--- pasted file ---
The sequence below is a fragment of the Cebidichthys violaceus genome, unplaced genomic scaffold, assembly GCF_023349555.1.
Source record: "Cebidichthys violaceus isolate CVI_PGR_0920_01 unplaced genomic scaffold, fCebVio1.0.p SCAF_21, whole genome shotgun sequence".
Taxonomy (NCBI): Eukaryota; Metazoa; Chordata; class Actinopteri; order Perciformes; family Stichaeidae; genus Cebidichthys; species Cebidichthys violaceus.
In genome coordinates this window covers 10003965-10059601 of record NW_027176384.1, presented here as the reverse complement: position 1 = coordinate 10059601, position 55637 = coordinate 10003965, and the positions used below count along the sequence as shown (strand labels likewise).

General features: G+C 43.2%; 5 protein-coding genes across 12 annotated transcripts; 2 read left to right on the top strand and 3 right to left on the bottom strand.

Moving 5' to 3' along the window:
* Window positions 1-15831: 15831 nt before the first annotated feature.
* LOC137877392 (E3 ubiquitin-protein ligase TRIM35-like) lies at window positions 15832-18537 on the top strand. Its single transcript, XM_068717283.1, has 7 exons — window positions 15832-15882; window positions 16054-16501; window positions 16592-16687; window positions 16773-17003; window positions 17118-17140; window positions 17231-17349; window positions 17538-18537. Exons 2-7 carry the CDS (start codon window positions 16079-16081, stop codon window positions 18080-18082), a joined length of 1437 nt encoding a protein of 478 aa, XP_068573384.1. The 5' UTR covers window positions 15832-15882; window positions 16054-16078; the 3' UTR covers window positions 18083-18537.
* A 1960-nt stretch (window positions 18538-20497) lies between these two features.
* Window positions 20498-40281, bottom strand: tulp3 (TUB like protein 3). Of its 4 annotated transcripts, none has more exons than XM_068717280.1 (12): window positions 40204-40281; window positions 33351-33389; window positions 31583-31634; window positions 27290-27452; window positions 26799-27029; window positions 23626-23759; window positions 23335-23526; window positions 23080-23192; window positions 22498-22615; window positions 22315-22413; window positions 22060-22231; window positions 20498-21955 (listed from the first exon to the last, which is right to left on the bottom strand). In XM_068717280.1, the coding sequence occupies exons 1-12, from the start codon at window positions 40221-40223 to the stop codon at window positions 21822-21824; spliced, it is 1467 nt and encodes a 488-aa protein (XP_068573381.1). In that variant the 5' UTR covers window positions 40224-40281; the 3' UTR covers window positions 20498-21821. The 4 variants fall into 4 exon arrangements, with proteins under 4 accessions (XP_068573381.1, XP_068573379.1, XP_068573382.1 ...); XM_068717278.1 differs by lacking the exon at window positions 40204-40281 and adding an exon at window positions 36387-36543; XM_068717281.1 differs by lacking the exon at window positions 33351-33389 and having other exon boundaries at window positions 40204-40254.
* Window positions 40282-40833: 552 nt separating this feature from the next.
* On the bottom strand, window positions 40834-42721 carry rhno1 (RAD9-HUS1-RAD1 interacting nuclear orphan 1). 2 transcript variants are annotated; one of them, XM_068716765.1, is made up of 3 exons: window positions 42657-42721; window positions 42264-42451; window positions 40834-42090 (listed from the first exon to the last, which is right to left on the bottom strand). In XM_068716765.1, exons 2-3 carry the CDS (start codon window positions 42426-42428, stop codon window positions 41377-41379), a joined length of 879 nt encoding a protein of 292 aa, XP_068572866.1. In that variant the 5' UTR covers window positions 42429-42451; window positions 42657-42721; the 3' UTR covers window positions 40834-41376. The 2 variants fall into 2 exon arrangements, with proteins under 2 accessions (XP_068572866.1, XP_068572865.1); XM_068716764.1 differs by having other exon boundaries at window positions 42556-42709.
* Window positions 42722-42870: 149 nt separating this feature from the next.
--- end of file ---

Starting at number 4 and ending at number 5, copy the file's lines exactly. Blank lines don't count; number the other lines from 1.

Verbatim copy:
In genome coordinates this window covers 10003965-10059601 of record NW_027176384.1, presented here as the reverse complement: position 1 = coordinate 10059601, position 55637 = coordinate 10003965, and the positions used below count along the sequence as shown (strand labels likewise).

General features: G+C 43.2%; 5 protein-coding genes across 12 annotated transcripts; 2 read left to right on the top strand and 3 right to left on the bottom strand.